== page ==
Search tips
Search criteria 


Logo of cmajCMAJ Information for AuthorsCMAJ Home Page
CMAJ. 2016 September 20; 188(13): 971.
PMCID: PMC5026515

Single-tablet antiretroviral treatment (once daily)

Single-tablet antiretroviral treatment taken once daily improves adherence and quality of life compared with multiple-pill regimens

Current guidelines recommend combination antiretroviral treatment for all patients with HIV infection.1,2 The backbone of this treatment regimen is a dual nucleoside reverse transcriptase inhibitor combination, typically tenofovir/emtricitabine or abacavir/lamivudine, which is combined with a non-nucleoside reverse transcriptase inhibitor, integrase strand-transfer inhibitor or boosted protease inhibitor.3 A meta-analysis of randomized controlled trials (RCTs) showed higher pill burden is inversely associated with adherence to combination antiretroviral treatment and virologic suppression, which provides a rationale for using single-tablet regimens.4

Abacavir/lamivudine/dolutegravir has the highest genetic barrier to resistance; however, there is a risk of hypersensitivity

Abacavir/lamivudine/dolutegravir is recommended as first-line treatment based on RCT evidence.1,2 Abacavir is associated with severe hypersensitivity reactions in patients with the HLA-B5701 allele.1,3 Pretreatment genetic testing is indicated, and abacavir should be avoided if test results are positive for the presence of the allele.2,3 Dolutegravir is an integrase strand-transfer inhibitor with minimal adverse effects and a high genetic barrier to resistance.13

Tenofovir/emtricitabine/efavirenz is associated with neuropsychiatric adverse effects

Tenofovir/emtricitabine forms the backbone in three of four single-tablet regimens and is the preferred treatment for HIV/hepatitis B virus co-infection.1 Tenofovir/emtricitabine/efavirenz is recommended only as an alternative regimen, because efavirenz is associated with neuropsychiatric symptoms and may increase suicidality.1,2 Tenofovir may cause renal toxicity and osteoporosis.13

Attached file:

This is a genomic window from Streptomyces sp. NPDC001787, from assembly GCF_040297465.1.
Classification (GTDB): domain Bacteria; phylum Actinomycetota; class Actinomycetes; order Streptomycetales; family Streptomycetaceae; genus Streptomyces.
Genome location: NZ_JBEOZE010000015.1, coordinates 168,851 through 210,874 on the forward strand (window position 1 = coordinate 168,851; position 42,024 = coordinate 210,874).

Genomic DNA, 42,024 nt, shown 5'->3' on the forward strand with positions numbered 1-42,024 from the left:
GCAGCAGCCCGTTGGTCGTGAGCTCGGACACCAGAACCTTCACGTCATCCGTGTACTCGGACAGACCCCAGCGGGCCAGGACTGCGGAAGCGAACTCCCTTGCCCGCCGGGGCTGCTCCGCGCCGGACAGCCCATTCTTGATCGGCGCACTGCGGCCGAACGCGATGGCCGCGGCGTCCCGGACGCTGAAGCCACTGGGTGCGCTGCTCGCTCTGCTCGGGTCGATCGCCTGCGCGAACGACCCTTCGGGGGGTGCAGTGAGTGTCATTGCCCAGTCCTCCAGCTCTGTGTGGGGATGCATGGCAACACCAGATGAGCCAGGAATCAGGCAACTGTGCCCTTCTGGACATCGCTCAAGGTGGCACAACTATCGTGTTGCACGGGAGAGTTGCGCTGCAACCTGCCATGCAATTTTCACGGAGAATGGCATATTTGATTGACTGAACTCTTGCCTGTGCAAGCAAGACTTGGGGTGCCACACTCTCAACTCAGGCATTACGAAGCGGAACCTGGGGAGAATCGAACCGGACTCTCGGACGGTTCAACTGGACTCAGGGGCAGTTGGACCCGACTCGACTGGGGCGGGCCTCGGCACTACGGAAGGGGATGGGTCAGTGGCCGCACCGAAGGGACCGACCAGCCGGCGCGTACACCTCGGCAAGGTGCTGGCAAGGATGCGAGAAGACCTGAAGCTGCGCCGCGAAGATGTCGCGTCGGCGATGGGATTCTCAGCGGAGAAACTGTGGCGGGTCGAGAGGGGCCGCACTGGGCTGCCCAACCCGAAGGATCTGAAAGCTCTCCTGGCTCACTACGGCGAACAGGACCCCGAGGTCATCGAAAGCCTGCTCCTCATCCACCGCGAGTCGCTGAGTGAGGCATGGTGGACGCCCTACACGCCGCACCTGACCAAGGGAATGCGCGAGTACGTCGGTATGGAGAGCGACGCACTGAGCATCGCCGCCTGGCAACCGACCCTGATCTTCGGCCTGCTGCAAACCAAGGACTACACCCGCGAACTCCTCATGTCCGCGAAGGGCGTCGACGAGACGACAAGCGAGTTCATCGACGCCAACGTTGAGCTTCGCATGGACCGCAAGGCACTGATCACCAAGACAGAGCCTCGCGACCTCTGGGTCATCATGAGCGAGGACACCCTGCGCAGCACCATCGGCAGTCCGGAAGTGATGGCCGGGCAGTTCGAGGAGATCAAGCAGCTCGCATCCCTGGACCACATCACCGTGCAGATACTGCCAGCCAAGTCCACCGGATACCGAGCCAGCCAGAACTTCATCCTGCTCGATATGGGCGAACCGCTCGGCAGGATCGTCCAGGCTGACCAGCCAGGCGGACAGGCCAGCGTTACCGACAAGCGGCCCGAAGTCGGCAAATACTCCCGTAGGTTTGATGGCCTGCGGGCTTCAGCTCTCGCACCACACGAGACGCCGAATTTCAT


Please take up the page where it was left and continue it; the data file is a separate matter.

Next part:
Tenofovir/emtricitabine/rilpivirine is less effective in patients with pretreatment HIV viral loads greater than 100 000 copies/mL or CD4 counts less than 200 cells/μL

Tenofovir/emtricitabine/rilpivirine should not be prescribed as initial treatment for these patients but is a recommended alternative regimen.13 Rilpivirine is a non-nucleoside reverse transcriptase inhibitor with less central nervous system toxicity than efavirenz.1 Adequate absorption requires administration in conjunction with a high-energy meal (> 400 kcal).1 Rilpivirine should not be prescribed to patients taking proton pump inhibitors and should be prescribed with caution in patients taking other acid-lowering drugs.1,3

Tenofovir/emtricitabine/elvitegravir/cobicistat is well-tolerated but associated with multiple drug interactions

Tenofovir/emtricitabine/elvitegravir/cobicistat is recommended first-line therapy based on RCT evidence.1 It is contraindicated if creatinine clearance is less than 70 mL/min.1,3 Elvitegravir, which is an integrase strand-transfer inhibitor, has a lower genetic barrier to resistance than dolutegravir.1,2 Cobicistat is a cytochrome P450 3A4 inhibitor that acts to increase elvitegravir levels in plasma.2 However, it has the potential for multiple drug interactions (e.g., with statins and rifampin).13

CMAJ invites submissions to “Five things to know about …” Submit manuscripts online at


Competing interests: None declared.

This article has been peer reviewed.


1. Panel on Antiretroviral Guidelines for Adults and Adolescents. Guidelines for the use of antiretroviral agents in HIV-1 infected adults and adolescents. Bethesda (MD): Department of Health and Human Services; 2014. Available: (accessed 2015 Oct. 16).
2. Günthard HF, Aberg JA, Eron JJ, et al. Antiretroviral treatment of adult HIV infection: 2014 recommendations of the International Antiviral Society — USA Panel. JAMA 2014;312:410–25. [PubMed]
3. Gandhi M, Gandhi RT. Single-pill combination regimens for treatment of HIV-1 infection. N Engl J Med 2014;371:248–59. [PubMed]
4. Nachega JB, Parienti J, Uthman OA, et al. Lower pill burden and once-daily antiretroviral treatment regimens for HIV infection: a meta-analysis of randomized controlled trials. Clin Infect Dis 2014; 58:1297–307. [PMC free article] [PubMed]

Articles from CMAJ : Canadian Medical Association Journal are provided here courtesy of Canadian Medical Association